Bruins aren't dwelling on the past


Bruins aren't dwelling on the past

By Danny Picard

BOSTON -- @font-face font-family: "Times New Roman";p.MsoNormal, li.MsoNormal, div.MsoNormal margin: 0in 0in 0.0001pt; font-size: 12pt; font-family: "Times New Roman"; a:link, span.MsoHyperlink color: blue; text-decoration: underline; a:visited, span.MsoHyperlinkFollowed color: purple; text-decoration: underline; table.MsoNormalTable font-size: 10pt; font-family: "Times New Roman"; div.Section1 page: Section1; A day later, the message was clear. The Bruins, who blew a3-0 Game 4 lead in Tampa Bay on Saturday afternoon, are moving forward from the5-3 loss and are strictly focusing on Game 5.

Coach Claude Julien said on Sunday afternoon that thenegatives have been addressed, and its time to put the Game 4 collapse behindthem.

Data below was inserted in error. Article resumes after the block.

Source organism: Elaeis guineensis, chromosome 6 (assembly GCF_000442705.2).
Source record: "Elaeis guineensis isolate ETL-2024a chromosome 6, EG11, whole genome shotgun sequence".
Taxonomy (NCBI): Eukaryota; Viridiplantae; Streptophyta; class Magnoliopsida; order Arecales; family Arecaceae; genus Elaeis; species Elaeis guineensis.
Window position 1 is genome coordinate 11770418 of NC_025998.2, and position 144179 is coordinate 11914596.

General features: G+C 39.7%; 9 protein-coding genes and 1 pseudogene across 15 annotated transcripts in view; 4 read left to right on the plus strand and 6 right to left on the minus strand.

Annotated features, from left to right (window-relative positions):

Were fine, said Julien at the TD Garden. This is whathockeys all about. Its a tight series, and we understand that we didnt do avery good job from the second period on. You have to think about what you needto do tomorrow, to be able to bounce back. And thats all were thinking aboutright now.

You make corrections, you make adjustments, you do thethings you have to do, but when youre this far into the playoffs, youcertainly dont let the mental part of the game get to you.

Its that mental part of another Bruins collapse that couldbe a concerning factor for the rest of the Eastern Conference Finals. Buteverybody in the locker room said the same thing on Sunday -- that it will dothem no good to dwell on a previous loss.

In the playoffs, a loss is a loss, and you have to put thataside, Julien said. And you have to move on. You cant carry that baggagewith you.

Oh, were fine," said Mark Recchi. Its a best-of-threenow. We went down there. We kept home ice. We did the job we had to do. Youtake a loss like yesterday, and you cant worry about it. If you dwell on it,its just going to screw you up. So weve got to take the positives from it,and get ready for tomorrow.